Monday, July 25, 2005

Will the Bush Administration Oppose Humane Treatment of Detainees?

For months, the Bush administration has relied on its own legal analysis (bolstered now by the DC Circuit's opinion in Hamdan) that the Geneva Conventions do not apply to detainees in Guantanamo. Nonetheless, President Bush claimed in 2002 that, despite this legal conclusion, all detainees in custody at Guantanamo and elsewhere would be treated "humanely" and consistent with the principles of the GC. Well then, if the law is changed to require define who is and who is not entitled to humane treatment, what the bounds of that treatment are, and how commissions should constitutedted to review those issues, that should not be a problem, right? It would conform exactly with what the President said was his policy. Not so. VP Cheney's statements last week that the White House will block the attempts by the Senators McCain, Warner and Graham to amend the current defense appropriations bill with language that would require the armed forces (notably, the intelligence services are not included) to treat detainees humanely. Andrew Sullivan and Marty Lederman, are, as usual, on the case. with these terrific posts.

Let's set aside the White House's objection to Senator Levin's separate proposal of an independent commission to investigate detainee treatment (it took two years for the opposition to make such a basic request for accountability?) and focus on the McCain amendment. At bottom, there can be only two rationales for the objection: (1) that this White House will oppose any checks on executive powers -- even those carried out by Congress acting within its constitutionally committed power; or (2) the administration thinks treating prisoners inhumanely is good policy.

We are now out of the realm of international law skeptics advising the president that he is not, in carrying out the war on terrorism, bound by treaties to which the US is a party. We are squarely in the arena of domestic power sharing. It is one thing to say that the courts, absent contrary express congressional authority, should not weigh in on how the country wages the war against terror. It is quite another to say that the executive should not be restrained by the wishes of the majoritarian political branch. Here, we are not even talking about party politics. It is Republicans (one a notable former POW) who are pushing for the United States to spell out in the law what should be obvious to all: That the United States as a matter of policy does not abuse detainees.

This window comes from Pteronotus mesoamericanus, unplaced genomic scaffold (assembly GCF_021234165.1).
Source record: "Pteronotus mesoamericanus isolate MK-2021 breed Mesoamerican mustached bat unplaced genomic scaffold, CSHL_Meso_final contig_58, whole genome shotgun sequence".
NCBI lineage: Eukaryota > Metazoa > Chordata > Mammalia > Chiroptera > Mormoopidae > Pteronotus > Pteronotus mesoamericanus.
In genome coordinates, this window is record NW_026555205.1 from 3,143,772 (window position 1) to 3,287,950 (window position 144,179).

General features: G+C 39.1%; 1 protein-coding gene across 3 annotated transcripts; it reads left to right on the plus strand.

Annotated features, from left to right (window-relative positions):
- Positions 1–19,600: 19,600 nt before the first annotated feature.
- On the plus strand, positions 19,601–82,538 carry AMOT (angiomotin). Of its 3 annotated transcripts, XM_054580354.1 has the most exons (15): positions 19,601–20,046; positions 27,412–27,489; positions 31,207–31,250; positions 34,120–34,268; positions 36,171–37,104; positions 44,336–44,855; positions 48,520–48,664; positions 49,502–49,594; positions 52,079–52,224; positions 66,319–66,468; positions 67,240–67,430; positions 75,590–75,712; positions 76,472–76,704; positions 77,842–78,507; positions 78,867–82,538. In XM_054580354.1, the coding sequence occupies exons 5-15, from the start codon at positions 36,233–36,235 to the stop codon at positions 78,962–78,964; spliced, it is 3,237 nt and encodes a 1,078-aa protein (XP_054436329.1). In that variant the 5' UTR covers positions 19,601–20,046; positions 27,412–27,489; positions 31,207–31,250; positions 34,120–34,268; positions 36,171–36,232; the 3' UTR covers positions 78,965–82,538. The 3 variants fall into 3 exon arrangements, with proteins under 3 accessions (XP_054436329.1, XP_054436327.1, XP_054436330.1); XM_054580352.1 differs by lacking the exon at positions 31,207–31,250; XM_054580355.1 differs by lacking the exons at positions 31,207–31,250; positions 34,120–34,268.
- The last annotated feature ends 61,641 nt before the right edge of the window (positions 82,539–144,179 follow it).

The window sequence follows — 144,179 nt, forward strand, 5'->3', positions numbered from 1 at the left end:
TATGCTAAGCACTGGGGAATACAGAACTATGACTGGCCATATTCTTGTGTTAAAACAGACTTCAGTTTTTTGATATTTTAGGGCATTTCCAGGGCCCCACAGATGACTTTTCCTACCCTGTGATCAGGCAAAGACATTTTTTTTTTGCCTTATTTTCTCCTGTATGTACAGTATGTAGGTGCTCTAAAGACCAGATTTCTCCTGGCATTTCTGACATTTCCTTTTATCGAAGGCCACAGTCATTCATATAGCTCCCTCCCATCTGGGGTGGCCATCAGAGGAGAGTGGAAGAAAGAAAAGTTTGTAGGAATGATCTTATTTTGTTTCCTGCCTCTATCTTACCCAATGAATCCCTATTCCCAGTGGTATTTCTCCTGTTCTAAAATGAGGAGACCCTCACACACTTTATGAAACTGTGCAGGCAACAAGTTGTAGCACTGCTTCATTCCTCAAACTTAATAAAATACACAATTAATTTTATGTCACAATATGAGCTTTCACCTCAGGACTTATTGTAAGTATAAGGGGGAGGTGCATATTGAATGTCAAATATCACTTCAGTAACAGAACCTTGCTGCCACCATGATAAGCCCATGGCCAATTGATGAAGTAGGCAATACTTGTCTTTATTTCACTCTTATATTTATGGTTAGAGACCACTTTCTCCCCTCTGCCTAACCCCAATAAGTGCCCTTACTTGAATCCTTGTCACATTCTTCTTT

4 Comments:

Anonymous Anonymous said...

That the United States as a matter of policy does not abuse detainees.

I believe that the evidence before your eyes should tell you otherwise. Torture has now become the systematic method by which we interrogate and treat those persons we capture and call "enemy combatants.

This policy has been spelled out a number of times in memoranda from Rumsfeld and in orders from his generals. It is sadly obvious from the White House reaction to McCain's proposed legislation that this Administration plans to continue the policy and that it believes neither the Courts nor Congress can do anything about it. John "The President Can Do Anything He Wants" Yoo has provided the intellectual underpinning of this concept of dictatorial Presidential authority, for the abuse of which -- as Yoo says -- the only remedy is the impeachment.

In a One-Party State, the President is free to do whatever he wants whenever he wants -- and who is there to stop him? An ineffectual blowhard like Joe Biden? I don't think so.

--Basharov

7/25/2005 11:05 AM  
Anonymous Anonymous said...

It all depends on what you want to call 'torture' and 'inhumane' treatment, doesn't it? Having been to GTMO and seen the extraordinary lengths to which DOD has gone to accommodate religious and humanitarian needs of dangerous men, it is astonishing that we are even having this conversation. When blaring rock music at a detainee to rattle his nerves constitute 'torture', no wonder the administration is reluctant to get sucked into that word game.

7/25/2005 7:23 PM  
Anonymous Tom Doyle said...

We do not need to change the law but rather enforce what has been the law for some time. It has been spelled out. The administration is corrupt and criminal.

I wish it were otherwise.

7/29/2005 12:02 PM  
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